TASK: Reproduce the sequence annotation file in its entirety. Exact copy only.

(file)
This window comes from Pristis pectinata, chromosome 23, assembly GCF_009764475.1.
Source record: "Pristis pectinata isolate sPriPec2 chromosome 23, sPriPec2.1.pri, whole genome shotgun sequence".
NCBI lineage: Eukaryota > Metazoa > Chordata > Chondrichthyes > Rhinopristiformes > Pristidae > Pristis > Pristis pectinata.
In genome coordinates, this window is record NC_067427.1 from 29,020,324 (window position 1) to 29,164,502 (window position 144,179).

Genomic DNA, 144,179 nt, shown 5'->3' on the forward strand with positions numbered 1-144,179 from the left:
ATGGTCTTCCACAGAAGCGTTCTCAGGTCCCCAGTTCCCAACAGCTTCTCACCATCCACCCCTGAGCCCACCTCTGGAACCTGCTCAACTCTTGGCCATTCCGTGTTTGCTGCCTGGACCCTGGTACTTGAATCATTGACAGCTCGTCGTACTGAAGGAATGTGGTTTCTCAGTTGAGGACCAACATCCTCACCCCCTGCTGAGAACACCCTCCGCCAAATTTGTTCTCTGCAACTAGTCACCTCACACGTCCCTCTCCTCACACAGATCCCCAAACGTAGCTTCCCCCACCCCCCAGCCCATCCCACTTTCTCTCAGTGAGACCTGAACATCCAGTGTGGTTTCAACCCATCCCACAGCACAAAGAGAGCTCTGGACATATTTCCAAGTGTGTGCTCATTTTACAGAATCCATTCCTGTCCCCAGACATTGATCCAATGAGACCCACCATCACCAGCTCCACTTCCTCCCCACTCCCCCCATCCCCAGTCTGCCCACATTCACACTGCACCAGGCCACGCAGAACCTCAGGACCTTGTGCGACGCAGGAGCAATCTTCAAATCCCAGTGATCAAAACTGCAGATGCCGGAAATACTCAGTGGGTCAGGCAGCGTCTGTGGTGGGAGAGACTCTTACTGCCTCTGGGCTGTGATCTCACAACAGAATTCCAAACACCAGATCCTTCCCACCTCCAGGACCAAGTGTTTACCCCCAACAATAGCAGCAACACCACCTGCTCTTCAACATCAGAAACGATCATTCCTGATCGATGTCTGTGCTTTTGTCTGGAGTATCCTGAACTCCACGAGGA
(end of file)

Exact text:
This window comes from Pristis pectinata, chromosome 23, assembly GCF_009764475.1.
Source record: "Pristis pectinata isolate sPriPec2 chromosome 23, sPriPec2.1.pri, whole genome shotgun sequence".
NCBI lineage: Eukaryota > Metazoa > Chordata > Chondrichthyes > Rhinopristiformes > Pristidae > Pristis > Pristis pectinata.
In genome coordinates, this window is record NC_067427.1 from 29,020,324 (window position 1) to 29,164,502 (window position 144,179).

Genomic DNA, 144,179 nt, shown 5'->3' on the forward strand with positions numbered 1-144,179 from the left:
ATGGTCTTCCACAGAAGCGTTCTCAGGTCCCCAGTTCCCAACAGCTTCTCACCATCCACCCCTGAGCCCACCTCTGGAACCTGCTCAACTCTTGGCCATTCCGTGTTTGCTGCCTGGACCCTGGTACTTGAATCATTGACAGCTCGTCGTACTGAAGGAATGTGGTTTCTCAGTTGAGGACCAACATCCTCACCCCCTGCTGAGAACACCCTCCGCCAAATTTGTTCTCTGCAACTAGTCACCTCACACGTCCCTCTCCTCACACAGATCCCCAAACGTAGCTTCCCCCACCCCCCAGCCCATCCCACTTTCTCTCAGTGAGACCTGAACATCCAGTGTGGTTTCAACCCATCCCACAGCACAAAGAGAGCTCTGGACATATTTCCAAGTGTGTGCTCATTTTACAGAATCCATTCCTGTCCCCAGACATTGATCCAATGAGACCCACCATCACCAGCTCCACTTCCTCCCCACTCCCCCCATCCCCAGTCTGCCCACATTCACACTGCACCAGGCCACGCAGAACCTCAGGACCTTGTGCGACGCAGGAGCAATCTTCAAATCCCAGTGATCAAAACTGCAGATGCCGGAAATACTCAGTGGGTCAGGCAGCGTCTGTGGTGGGAGAGACTCTTACTGCCTCTGGGCTGTGATCTCACAACAGAATTCCAAACACCAGATCCTTCCCACCTCCAGGACCAAGTGTTTACCCCCAACAATAGCAGCAACACCACCTGCTCTTCAACATCAGAAACGATCATTCCTGATCGATGTCTGTGCTTTTGTCTGGAGTATCCTGAACTCCACGAGGA